Roberts and Young-Ferris’s paper details the frustrations that a large global fund manager (InvestCo) encountered trying to quantify and systematise ESG analysis within an investment process reliant upon a traditional financial accounting framework.
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Immature or impossible: making environmental, social and corporate governance issues calculable for investors?
John Roberts (Professor at The University of Sydney Business School) and Anna Young-Ferris (Lecturer at The University of Sydney Business School), Immature or impossible: making environmental, social and corporate governance issues calculable for investors?
These frustrations included:
- a head fund manager’s concerns about the quality and usefulness of ESG data;
- a data provider’s attempts to overcome these concerns by developing a comprehensive ESG database;
- disagreement between the ESG integration team and the investment team’s data managers about whose responsibility it was to distil the data and find the most material ESG issues.
The authors then explore whether ESG issues can be made calculable for investors and whether ESG accounting data can be viewed as an immature form of accounting that, over time, will be as robust as financial accounting, or whether that is an impossibility.
The study draws on observations from 60 interviews and 67 meetings conducted by Young-Ferris over three and a half years.
Issue 1: Fund managers don’t trust the data
As head of an investment team that believes in the power of numbers, the fund manager’s view was that ESG data is poor, incomplete, lacks standards to govern its production and is inconsistent, so doesn’t allow comparison between companies. A key criticism was that ESG questions are answered with words not numbers and that even when good ESG data was available, it was ambiguous and “unlikely to be material”. For example, a low number of work days lost to strikes could be read either as a sign of good labour relations, or of a management who yield too easily to employee demands at the expense of shareholders returns.
Issue 2: The idiosyncrasies of data providers’ methodologies
To appease the frustrations of the investment teams, InvestCo changed ESG data provider.
They believed the new provider offered more timely, comprehensive, comparable and factual data. It produced an ESG rating for 3,000 listed companies, ranking 750 equalweighted data points about each company, gleaned from CSR reports, news feeds and NGO websites, which then fed into 250 key performance indicators (KPIs).
However, the use of equal weighting, as it admitted, created perverse effects. For example, the Deepwater Horizon incident in 2010 scarcely dented BP’s overall ESG rating because “oil spills” affect just one of those 250 equally weighted indicators. Thus, the data provider’s process of scaling to structure ESG data like financial data only served to obscure what was meaningful.
The methodology also produced a reporting bias – strong reporters would automatically score more strongly – thus favouring large cap companies that “have the money and do the big reports”.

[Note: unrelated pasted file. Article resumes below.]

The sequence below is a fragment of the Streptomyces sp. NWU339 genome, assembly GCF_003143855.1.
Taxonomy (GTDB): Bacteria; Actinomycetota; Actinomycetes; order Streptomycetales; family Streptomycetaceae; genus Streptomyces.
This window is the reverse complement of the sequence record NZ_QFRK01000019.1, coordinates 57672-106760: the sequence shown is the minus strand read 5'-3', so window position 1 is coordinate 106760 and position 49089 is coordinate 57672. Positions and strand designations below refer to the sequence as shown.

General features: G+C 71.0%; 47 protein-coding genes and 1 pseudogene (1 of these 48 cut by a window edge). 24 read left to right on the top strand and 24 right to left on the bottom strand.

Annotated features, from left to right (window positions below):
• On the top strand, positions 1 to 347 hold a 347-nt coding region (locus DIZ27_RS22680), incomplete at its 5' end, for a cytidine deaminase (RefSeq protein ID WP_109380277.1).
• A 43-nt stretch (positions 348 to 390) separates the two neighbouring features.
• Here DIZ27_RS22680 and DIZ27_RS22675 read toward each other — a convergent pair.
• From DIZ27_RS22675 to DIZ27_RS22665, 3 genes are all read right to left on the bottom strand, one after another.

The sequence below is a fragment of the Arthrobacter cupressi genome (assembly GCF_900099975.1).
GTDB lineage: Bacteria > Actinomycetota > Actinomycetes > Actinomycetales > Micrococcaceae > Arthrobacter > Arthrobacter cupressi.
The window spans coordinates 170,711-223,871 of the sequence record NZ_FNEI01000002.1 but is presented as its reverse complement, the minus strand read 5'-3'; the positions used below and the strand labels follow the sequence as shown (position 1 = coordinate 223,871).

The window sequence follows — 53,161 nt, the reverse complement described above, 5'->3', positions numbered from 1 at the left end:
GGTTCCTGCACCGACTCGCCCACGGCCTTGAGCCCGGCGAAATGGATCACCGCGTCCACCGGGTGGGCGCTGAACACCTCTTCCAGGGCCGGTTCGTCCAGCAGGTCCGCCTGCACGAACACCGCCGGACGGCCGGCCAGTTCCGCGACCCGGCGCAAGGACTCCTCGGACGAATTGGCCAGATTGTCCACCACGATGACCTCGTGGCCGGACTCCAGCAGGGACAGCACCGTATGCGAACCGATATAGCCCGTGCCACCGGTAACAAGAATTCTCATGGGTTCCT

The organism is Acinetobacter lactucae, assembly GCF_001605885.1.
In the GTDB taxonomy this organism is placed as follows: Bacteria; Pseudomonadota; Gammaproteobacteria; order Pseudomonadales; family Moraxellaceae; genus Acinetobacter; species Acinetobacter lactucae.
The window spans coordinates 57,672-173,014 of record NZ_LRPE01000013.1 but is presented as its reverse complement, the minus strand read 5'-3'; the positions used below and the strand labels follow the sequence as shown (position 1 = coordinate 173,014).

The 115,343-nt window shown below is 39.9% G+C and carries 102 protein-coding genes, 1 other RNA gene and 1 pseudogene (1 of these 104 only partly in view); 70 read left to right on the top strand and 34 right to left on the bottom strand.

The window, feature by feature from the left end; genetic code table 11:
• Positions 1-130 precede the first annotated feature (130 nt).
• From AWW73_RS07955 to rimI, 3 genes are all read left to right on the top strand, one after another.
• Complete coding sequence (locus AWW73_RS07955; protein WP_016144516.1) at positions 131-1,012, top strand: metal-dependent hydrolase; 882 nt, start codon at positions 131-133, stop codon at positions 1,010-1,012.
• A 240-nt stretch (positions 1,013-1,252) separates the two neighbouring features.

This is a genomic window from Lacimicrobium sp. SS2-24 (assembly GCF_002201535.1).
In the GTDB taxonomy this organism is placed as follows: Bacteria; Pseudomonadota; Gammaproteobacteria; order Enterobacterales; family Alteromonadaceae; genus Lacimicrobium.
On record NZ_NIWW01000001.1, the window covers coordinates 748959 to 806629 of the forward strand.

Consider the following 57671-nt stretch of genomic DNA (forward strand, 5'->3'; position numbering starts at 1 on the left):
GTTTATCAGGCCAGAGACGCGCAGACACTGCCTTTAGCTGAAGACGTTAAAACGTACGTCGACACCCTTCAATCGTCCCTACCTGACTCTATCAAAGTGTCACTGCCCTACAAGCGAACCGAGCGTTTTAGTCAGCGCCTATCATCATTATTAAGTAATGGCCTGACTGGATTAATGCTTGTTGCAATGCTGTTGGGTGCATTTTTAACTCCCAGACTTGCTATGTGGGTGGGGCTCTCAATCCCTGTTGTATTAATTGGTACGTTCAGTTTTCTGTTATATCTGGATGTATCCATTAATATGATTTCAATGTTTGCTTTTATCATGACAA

Issue 3: Responsibility falling between the cracks
The ESG integration team proposed that the investment analysts reduce the 250 KPIs down to the 30 or so most relevant and material to the company and industry sectors that they were interested in. However, the investment team had expected to be handed a single E, S and G score to include in their valuation model template for each stock.
InvestCo’s aim had been to introduce an ESG metric in the valuation model – albeit as an optional risk weighting – but this was not accomplished in the three-and-a-half year research period. The only integration that actually happened was when the ESG integration team member joined the team stock reviews and meetings with senior company executives, where ESG-related discussions appeared to be an afterthought to the financiallyfocused discussions.
At InvestCo, the ESG data failed to resonate with the investment analysts, so remained tangential to their core activity. If the analysts couldn’t translate the impact of these ESG indicators into dollars, they were of little or no use.
ESG accounting has tended to use the structure of financial accounting as its model, and investors have played a key role in making ESG data more robust via standards and assurance. However, due to the difficulty in translating the sheer volume and diversity of the qualities the ESG data captures into an aggregated measure, the data lacks the essential characteristics that would enable it to be meaningfully integrated with financial accounting data.
The authors conclude: “Rather than seek to further subordinate ESG accounting to the demands of investor relevance, we should, perhaps, recall the founding, political inspiration of early social and environmental accounting researchers and insist that the purpose and function of such reporting is to create a public visibility for what financial accounting refuses to see. After all, even what is not judged material for the investor may nevertheless prove material for the environment and for society”.
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